Software Requirements Specifications (SRSs) are documents that can be helpful in laying out exactly what an application needs to do. They are especially helpful at the beginning of a project to get everybody on board and agree to some basic metrics for success (i.e. if the application does not do ‘X’, then it is not complete). Often, as soon as the document is translated into an issue tracker or broken down for work by the development team, it quickly loses relevance. People are swamped with keeping the project moving, that they sometimes are unable to edit and maintain critical documentation. By the end of the project, some are still held accountable for features in the SRS that everyone agreed were changed, but the changes were never documented.
One can actually write the SRS as cases in an issue tracker. Using issue tracker APIs, the requirements can be dynamically pulled out in its current state and packaged as an always-up-to-date document for better readability. For some, it does not make sense to have to read through the issue tracker, but read that data in a digestible format such as a document. Once in the issue tracker, all cases can be directly attached to the parent requirement. No cases should be orphaned from a parent requirement. If a case does not trace back to a requirement, chances are it is extraneous to the development effort.
A key component in planning a development project is tracing the actual features developed back to requirements specified. Essentially, features should be justified by fulfilling specific requirements. If you are going to build a user account on a website, why? What is the requirement that drives the need for a user account? If there is no requirement, then do you really need to spend the time to develop user accounts? No. Spend effort where it will gain a return.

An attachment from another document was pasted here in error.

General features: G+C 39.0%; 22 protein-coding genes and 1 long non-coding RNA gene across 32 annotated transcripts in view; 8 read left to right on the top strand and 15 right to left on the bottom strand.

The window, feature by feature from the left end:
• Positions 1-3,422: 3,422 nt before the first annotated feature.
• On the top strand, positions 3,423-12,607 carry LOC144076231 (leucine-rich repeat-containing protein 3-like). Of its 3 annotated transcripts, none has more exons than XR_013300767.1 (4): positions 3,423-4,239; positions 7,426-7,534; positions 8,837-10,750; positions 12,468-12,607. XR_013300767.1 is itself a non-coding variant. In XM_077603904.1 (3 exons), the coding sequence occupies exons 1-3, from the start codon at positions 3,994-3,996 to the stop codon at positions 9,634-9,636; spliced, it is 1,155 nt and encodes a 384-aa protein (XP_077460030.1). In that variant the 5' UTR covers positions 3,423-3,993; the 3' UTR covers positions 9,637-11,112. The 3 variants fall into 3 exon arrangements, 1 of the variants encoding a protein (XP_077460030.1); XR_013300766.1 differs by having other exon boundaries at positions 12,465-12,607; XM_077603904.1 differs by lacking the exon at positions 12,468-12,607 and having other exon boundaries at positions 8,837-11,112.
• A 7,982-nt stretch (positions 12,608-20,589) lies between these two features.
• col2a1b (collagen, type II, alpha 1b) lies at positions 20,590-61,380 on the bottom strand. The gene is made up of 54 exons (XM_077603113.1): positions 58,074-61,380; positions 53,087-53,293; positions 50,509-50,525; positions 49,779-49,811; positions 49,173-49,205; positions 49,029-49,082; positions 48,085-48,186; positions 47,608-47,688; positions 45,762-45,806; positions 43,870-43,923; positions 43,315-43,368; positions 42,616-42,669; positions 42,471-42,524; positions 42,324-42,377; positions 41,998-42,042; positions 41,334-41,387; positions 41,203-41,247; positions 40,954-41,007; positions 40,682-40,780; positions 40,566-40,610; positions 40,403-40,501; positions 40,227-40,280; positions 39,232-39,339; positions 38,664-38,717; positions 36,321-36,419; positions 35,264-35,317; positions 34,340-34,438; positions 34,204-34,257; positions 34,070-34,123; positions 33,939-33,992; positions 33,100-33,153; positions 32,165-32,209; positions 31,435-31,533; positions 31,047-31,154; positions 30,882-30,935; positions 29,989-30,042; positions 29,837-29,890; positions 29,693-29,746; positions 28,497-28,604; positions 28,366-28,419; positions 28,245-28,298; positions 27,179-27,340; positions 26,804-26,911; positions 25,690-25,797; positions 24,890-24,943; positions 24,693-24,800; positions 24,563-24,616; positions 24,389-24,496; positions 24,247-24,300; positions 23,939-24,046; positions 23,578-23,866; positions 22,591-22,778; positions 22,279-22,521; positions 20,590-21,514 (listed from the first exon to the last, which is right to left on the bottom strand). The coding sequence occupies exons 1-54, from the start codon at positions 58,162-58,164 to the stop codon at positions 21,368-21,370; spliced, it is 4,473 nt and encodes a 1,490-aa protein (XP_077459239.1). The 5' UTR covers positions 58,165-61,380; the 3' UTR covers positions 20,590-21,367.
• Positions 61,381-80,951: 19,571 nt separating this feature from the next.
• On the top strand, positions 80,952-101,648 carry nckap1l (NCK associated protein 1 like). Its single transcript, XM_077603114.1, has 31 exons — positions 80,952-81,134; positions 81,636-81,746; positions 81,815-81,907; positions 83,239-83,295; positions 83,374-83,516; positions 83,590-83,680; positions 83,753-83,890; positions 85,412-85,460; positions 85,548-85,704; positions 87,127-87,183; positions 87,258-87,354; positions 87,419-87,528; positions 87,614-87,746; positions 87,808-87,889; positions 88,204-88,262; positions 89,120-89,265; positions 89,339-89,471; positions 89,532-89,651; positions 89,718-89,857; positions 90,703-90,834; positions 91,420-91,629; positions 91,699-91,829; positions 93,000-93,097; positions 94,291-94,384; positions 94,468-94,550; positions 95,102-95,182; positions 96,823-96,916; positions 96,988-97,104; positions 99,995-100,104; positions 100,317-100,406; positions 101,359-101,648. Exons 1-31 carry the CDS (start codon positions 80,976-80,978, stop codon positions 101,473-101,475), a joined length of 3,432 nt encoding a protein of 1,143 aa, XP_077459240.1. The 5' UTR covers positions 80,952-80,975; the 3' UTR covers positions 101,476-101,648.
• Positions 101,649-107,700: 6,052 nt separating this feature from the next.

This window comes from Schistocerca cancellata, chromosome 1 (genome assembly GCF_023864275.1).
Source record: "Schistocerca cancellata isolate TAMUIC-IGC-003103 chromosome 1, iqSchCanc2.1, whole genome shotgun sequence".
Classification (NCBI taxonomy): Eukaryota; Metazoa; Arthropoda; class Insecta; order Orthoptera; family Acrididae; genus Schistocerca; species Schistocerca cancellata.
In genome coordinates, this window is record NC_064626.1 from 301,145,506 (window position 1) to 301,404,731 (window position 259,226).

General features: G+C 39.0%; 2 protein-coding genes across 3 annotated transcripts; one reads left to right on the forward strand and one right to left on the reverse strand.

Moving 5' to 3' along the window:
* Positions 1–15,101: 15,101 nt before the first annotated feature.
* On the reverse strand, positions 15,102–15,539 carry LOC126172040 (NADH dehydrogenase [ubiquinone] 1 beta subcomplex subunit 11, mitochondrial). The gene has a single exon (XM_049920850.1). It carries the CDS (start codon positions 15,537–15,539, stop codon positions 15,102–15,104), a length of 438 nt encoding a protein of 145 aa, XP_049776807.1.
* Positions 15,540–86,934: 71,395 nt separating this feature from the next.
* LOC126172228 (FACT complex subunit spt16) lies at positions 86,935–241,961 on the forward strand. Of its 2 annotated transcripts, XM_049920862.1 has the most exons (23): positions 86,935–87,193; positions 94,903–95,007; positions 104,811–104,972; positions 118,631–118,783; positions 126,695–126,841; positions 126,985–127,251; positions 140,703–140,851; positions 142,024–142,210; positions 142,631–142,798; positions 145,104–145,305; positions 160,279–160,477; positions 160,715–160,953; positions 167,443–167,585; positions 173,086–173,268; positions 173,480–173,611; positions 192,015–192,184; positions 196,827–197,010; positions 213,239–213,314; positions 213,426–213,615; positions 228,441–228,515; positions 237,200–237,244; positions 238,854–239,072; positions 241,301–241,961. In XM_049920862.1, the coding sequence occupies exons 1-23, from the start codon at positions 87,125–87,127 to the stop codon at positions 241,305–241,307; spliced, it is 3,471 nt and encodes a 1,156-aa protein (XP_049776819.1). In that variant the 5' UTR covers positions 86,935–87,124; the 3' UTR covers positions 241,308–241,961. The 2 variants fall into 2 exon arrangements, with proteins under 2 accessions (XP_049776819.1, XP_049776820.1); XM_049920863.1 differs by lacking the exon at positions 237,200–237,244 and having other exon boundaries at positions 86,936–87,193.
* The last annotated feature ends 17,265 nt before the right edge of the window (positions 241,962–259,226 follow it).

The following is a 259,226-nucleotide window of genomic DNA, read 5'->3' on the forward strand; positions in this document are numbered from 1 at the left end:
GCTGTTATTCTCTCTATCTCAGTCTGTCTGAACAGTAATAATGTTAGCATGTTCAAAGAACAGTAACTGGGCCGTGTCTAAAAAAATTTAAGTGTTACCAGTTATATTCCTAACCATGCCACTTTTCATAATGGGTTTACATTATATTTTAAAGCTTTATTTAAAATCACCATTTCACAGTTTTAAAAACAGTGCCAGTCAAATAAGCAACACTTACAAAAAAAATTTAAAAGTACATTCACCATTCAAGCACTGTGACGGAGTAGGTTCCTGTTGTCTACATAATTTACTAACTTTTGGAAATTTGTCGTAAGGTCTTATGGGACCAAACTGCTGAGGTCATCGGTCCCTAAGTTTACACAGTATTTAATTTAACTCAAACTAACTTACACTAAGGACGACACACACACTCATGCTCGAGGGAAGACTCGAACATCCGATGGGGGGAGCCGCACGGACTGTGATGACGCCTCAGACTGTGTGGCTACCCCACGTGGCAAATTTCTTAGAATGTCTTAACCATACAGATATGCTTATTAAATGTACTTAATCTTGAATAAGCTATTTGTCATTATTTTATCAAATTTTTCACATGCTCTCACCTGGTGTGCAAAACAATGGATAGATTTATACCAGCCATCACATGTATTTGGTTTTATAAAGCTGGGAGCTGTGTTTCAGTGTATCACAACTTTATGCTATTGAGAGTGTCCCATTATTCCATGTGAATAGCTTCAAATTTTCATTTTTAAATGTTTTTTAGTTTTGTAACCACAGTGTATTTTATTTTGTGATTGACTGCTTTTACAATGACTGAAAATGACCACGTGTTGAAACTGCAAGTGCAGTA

During the planning and reporting process, traceability is used to map the requirements to decomposed features– justifying the work actually being done. In traditional documentation methodologies, a traceability matrix is used to bridge the gap between an SRS and a design document or work the developers are actually performing. Unfortunately, a gap exists. A bridge is needed. Ultimately, this indicates a potential for duplicated work at best and a full time job to maintain at worst.
Traceability breaks quickly as an SRS is not maintained, or as the pace of the developers picks up speed or pivots or for a variety of reasons. Traceability is important to help maintain a cohesive vision and maintain accountability throughout the project.
Maintaining all requirements in the issue tracker from the beginning of a project allows full transparency and traceability for developers and project managers. Features can be marked as sub-cases of specific parent requirement cases. Bugs or research or other tasks can be entered as sub-cases to the parent requirement case as well. In this manner, a developer working on a specific case down the tree can always follow the tree back to better understand why and how this case fits in with the development effort.